Defeating ADA Notification Laws.
The law prohibits discrimination against a person with a disability in employment, public services, public accommodations and telecommunications. Twenty-eight years after the ADA's passage, there's an entire generation of people with disabilities who have grown up under the law and know only the requirement for access.
Yet during the last 15 years or so, Congress has continued to sponsor legislation that would restrict the ability of a person with a disability to enforce his or her right to access public accommodations, such as restaurants, hotels and grocery stores, under the ADA.
Jumping Through Hoops
In January, Rep. Ted Poe (R-Texas) introduced the latest version, the ADA Education and Reform Act of 2017 (HR 620). Proponents claim this legislation is needed to protect small-business owners from ADA lawsuits.
This legislation would require people with disabilities to jump through numerous procedural hoops before they can file a lawsuit to protect their right to access businesses covered by the ADA. It would also remove any reason for businesses to proactively comply with the law.
Instead of ensuring that people with disabilities have access, as the ADA requires, businesses can wait until a customer confronts a barrier and has completed the detailed notification process. Even then, the only action the business may be required to make is "substantial progress" in removing the obstruction described in the notice. There would be no incentive for a business to learn about ADA compliance and take steps prior to notification.
Instead of putting the burden on people with disabilities, businesses should take advantage of the free resources already available to help them comply with the ADA.
Help For Businesses
The federal government funds the ADA National Network, which provides free technical assistance to businesses concerning their responsibilities under the ADA. There are 10 regional ADA centers that provide individual assistance, in-person training, webinars and publications.
There are also tax incentives to help businesses remove barriers. The tax deduction is available to all businesses, with a maximum deduction of $15,000 per year. The tax deduction can be claimed for expenses incurred in barrier removal and alterations.
The small-business tax credit is available to businesses that have total revenues of $1 million or less in the previous tax year or 30 or fewer full-time employees. This credit can cover 50% of the eligible access expenditures in a year, up to $10,250 (maximum credit of $5,000).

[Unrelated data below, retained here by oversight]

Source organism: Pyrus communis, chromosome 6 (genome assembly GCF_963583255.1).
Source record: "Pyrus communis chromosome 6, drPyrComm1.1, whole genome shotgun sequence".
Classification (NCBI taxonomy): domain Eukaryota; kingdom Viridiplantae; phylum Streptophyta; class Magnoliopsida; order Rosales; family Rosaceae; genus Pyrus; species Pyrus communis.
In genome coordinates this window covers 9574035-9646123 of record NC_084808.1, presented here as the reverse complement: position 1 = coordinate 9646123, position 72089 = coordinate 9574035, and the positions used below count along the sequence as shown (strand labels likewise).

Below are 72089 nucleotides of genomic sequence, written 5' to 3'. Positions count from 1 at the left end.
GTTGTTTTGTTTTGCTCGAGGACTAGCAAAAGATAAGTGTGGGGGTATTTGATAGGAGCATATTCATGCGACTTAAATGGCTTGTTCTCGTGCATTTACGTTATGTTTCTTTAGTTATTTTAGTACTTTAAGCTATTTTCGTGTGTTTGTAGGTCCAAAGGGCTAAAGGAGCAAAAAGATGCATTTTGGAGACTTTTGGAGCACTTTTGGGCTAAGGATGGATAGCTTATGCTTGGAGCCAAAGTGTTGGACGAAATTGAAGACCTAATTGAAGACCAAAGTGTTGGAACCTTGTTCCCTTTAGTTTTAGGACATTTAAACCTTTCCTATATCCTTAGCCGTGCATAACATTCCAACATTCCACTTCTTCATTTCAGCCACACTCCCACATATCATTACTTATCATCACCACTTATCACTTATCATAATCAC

The tax credit can be used to offset the costs of undertaking barrier removal and alterations to improve accessibility; providing accessible formats such as braille, large print and audio tape; providing a sign language interpreter or a reader for customers or employees; and purchasing certain adaptive equipment.
In February, HR 620 passed the House by a vote of 225-192. Prior to passage, several amendments were offered. The accepted amendments include:
* Requiring a business to remove a barrier rather than just make "substantial progress," unless additional time is needed for barrier removal due to circumstances beyond the control of the business owner or operator
* Cutting the amount of time a business has to cure the ADA violation from 120 to 60 days
* Removing the requirement for a person with a disability to cite the specific section(s) of the ADA allegedly violated by the business in the notice
Paralyzed Veterans of America (PVA) opposes even the amended bill because without the threat of a lawsuit, too many businesses may simply choose to employ a "wait-and-see" approach rather than become ADA compliant.
It's now up to the Senate to stop this legislation from becoming law.
In March, Sen. Tammy Duckworth (D-Ill.) and 42 of her colleagues sent a letter to Majority Leader Mitch McConnell (R-Ky.) expressing opposition to HR 620.
This level of formal opposition means any effort in the Senate to move ADA legislation that includes a notification requirement and cure period would be up against very difficult odds. Nonetheless, PVA members must remain vigilant to guard against the possibility of this or similar legislation moving this year.
Title III of the ADA is intended to balance the interests of small businesses along with the accessibility concerns of people with disabilities. It's a myth that the ADA's requirements are too hard on small businesses.
The ADA's approach wasn't to exempt small businesses from ADA requirements but rather to tailor the requirements of the ADA to take into account the needs and resources of small businesses--to require what is reasonable and not to impose obligations that are unrealistic or debilitating to businesses.
The ADA must remain strong and its enforcement mechanisms need to stay intact to ensure access for millions of people with disabilities to mainstream American society.
Lee Page is a PVA senior associate advocacy director.
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|Title Annotation:||on the hill|
|Publication:||PN - Paraplegia News|
|Date:||Jul 1, 2018|
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